A lawmaker in the Australian state of Victoria sat down to watch the nightly news on Monday, expecting to see herself featured as a prominent opponent of duck hunting.
But the member of Parliament, Georgie Purcell, noticed that in one photo used on 9News, the tattoos on her midriff were missing.
“I saw the image come up on the screen and I thought, ‘That’s really odd,’ because my stomach is heavily tattooed,” Ms. Purcell said on Wednesday.
She compared the image with the original photo, which was taken last year by a local newspaper and realized that not only had her tattoos been removed, but that her dress had been turned into a crop top and skirt. “They’ve given me chiseled abs and a boob job,” she said. “I felt really, really uncomfortable about it.”
After Ms. Purcell pointed out the modifications on the social media site X, female lawmakers and journalists labeled the editing as sexist and objectifying.
The news outlet, 9News, apologized to Ms. Purcell. In a statement, it called the changes a “graphics error” and blamed a Photoshop automation tool.
The outlet’s graphics department used an online photo of Ms. Purcell for a story, said a statement from Hugh Nailon, the outlet’s news director for Melbourne, which is in Victoria. In resizing the photo to fit the specifications of the news package, “The automation by Photoshop created an image that was not consistent with the original,” the statement said.
Ms. Purcell questioned the suggestion that there was no human element to the situation. A representative for Adobe, which owns Photoshop, said that edits to the image “would have required human intervention and approval.”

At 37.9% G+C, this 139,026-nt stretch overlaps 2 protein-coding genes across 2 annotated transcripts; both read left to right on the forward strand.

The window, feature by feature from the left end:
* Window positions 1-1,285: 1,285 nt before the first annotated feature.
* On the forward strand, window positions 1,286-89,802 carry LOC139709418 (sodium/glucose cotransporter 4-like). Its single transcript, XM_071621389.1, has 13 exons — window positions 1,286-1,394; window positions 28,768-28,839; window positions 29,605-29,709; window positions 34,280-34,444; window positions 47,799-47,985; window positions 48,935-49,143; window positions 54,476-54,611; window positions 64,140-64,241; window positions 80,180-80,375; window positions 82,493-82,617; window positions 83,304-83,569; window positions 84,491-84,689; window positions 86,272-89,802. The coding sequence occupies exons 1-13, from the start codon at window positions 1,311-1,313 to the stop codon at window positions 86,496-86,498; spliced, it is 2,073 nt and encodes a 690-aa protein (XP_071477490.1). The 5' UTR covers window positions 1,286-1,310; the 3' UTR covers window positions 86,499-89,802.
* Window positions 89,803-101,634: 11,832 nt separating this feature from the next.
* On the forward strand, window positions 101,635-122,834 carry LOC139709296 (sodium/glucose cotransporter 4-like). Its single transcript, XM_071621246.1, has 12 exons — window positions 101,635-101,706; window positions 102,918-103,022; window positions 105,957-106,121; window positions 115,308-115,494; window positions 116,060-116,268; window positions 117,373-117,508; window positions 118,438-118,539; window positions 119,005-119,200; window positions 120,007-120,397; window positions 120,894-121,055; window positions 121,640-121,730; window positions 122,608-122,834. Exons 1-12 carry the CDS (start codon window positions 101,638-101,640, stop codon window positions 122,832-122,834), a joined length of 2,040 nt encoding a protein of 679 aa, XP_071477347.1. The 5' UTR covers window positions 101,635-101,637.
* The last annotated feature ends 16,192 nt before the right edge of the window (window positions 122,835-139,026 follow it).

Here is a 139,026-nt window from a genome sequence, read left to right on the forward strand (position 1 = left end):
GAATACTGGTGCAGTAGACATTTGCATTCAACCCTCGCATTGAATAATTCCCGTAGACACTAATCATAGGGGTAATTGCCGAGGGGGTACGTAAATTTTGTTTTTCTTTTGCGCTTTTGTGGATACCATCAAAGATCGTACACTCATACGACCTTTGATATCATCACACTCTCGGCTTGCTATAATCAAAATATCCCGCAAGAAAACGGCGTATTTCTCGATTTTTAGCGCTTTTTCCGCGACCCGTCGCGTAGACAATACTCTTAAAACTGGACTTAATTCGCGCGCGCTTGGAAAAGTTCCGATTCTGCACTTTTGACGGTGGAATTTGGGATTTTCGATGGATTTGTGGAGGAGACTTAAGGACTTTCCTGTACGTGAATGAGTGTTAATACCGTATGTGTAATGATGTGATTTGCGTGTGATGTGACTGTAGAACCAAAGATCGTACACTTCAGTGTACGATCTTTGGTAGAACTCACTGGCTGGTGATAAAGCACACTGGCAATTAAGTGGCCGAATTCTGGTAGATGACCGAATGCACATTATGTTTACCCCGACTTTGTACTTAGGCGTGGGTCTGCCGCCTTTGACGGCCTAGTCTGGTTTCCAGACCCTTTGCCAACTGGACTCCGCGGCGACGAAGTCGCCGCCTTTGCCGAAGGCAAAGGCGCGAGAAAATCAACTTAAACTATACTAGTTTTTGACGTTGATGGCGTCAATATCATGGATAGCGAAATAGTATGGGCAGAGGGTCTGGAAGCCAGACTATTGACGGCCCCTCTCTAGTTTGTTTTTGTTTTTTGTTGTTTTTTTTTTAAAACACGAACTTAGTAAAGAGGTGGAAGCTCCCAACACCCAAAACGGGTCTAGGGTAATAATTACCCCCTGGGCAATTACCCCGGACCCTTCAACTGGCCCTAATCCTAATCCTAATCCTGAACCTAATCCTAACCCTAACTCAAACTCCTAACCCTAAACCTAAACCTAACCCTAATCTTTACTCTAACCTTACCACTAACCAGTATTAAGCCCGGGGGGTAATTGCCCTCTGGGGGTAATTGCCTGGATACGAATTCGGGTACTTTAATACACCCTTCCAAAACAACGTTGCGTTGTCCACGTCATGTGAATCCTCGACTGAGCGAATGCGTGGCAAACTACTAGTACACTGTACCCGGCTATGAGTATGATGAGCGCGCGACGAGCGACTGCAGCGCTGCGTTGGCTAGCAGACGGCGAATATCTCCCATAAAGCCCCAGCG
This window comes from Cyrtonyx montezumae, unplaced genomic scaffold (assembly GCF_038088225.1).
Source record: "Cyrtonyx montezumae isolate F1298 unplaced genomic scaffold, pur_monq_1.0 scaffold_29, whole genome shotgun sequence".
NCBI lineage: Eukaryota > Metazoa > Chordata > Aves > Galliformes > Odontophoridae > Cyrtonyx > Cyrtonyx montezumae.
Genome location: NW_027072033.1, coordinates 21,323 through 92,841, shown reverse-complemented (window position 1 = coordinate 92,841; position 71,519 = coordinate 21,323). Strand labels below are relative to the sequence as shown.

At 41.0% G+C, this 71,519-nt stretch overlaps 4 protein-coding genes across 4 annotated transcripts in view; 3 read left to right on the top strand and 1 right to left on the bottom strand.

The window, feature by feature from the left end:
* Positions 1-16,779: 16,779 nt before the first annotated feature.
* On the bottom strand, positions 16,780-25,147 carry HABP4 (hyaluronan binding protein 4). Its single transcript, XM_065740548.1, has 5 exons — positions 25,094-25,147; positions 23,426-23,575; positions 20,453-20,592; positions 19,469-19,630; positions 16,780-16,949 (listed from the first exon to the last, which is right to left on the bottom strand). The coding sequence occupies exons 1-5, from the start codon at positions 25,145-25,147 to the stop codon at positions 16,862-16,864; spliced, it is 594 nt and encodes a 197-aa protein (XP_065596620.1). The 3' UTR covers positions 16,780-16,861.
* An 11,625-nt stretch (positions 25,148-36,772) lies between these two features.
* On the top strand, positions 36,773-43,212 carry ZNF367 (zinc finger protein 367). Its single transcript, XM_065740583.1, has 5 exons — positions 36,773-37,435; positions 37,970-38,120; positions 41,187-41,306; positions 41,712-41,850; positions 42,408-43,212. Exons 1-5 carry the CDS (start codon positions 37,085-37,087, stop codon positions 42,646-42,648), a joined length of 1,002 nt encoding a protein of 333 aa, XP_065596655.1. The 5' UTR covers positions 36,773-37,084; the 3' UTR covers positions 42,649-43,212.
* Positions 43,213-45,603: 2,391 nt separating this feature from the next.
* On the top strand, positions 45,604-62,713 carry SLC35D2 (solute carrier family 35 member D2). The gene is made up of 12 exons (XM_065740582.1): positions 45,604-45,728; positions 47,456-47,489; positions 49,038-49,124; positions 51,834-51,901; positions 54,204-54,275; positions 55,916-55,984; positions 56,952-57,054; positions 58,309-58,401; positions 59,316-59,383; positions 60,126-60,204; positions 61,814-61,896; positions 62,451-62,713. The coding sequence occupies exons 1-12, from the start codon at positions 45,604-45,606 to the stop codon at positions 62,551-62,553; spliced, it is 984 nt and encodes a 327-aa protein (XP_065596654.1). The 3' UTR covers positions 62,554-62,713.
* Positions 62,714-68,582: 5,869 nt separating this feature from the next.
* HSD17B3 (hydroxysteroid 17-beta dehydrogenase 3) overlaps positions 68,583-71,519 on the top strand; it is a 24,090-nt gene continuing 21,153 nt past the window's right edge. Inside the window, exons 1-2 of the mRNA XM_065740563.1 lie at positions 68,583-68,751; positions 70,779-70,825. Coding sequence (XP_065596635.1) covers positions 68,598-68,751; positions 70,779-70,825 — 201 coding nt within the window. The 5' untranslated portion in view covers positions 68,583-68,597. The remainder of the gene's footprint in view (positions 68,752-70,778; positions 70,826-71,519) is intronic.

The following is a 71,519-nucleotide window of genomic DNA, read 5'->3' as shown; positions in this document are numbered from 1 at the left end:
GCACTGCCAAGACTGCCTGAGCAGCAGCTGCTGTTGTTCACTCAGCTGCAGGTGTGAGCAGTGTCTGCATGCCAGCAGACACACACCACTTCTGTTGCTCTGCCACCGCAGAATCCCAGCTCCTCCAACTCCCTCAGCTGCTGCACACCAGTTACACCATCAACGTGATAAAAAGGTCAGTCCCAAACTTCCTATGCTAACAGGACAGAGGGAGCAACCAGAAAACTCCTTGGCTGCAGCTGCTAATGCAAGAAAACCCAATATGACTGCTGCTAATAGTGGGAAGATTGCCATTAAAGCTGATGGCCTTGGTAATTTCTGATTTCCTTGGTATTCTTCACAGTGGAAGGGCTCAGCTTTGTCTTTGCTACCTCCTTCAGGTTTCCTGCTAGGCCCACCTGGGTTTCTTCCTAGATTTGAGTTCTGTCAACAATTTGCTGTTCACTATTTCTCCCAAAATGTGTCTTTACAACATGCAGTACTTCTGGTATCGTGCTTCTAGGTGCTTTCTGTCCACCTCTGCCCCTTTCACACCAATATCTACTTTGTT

Nine, the company that owns 9News, did not respond to emailed requests for clarification. The Sydney Morning Herald newspaper, which is also owned by Nine, reported that the company said it had “confirmed there was human intervention in the decision to use the image.”
Some commentators familiar with working with Photoshop have suggested that if artificial intelligence is at fault, the modifications could have been made using a Photoshop tool that fills in blank space above or below an image with an automatically generated continuation of the image. Others, like, Rob Nicholls, a professorial fellow at the University of Technology Sydney, said the changes could have been made with an automatic enhancement function, similar to selfie filters that modify someone’s facial features.
The broadcast of the image, seemingly without someone checking that it was an accurate depiction of Ms. Purcell, shows that “using A.I. without strong editorial controls runs the risk of making very significant errors,” he said.
The incident shows that A.I. can replicate existing biases, he added. “I don’t think it’s coincidental that these issues tend to be gendered. ”
Ms. Purcell said she believed that similar edits made to images of other female lawmakers would have not been allowed to be broadcast but were in her case because of her background. “I’m young, I’m blond, I’m covered in tattoos, I have a past in sex work,” she said. “At the very least it’s started a very important conversation about the mistreatment of women in public life.”